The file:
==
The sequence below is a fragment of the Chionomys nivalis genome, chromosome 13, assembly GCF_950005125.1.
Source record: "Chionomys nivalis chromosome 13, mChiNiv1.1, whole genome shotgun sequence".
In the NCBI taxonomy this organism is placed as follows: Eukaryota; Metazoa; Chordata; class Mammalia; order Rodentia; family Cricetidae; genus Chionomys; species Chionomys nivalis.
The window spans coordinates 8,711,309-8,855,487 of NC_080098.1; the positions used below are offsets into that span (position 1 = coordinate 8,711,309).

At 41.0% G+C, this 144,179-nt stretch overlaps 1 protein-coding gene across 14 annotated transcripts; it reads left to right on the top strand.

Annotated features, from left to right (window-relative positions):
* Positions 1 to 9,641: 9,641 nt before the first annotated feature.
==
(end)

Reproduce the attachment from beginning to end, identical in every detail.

The sequence below is a fragment of the Chionomys nivalis genome, chromosome 13, assembly GCF_950005125.1.
Source record: "Chionomys nivalis chromosome 13, mChiNiv1.1, whole genome shotgun sequence".
In the NCBI taxonomy this organism is placed as follows: Eukaryota; Metazoa; Chordata; class Mammalia; order Rodentia; family Cricetidae; genus Chionomys; species Chionomys nivalis.
The window spans coordinates 8,711,309-8,855,487 of NC_080098.1; the positions used below are offsets into that span (position 1 = coordinate 8,711,309).

At 41.0% G+C, this 144,179-nt stretch overlaps 1 protein-coding gene across 14 annotated transcripts; it reads left to right on the top strand.

Annotated features, from left to right (window-relative positions):
* Positions 1 to 9,641: 9,641 nt before the first annotated feature.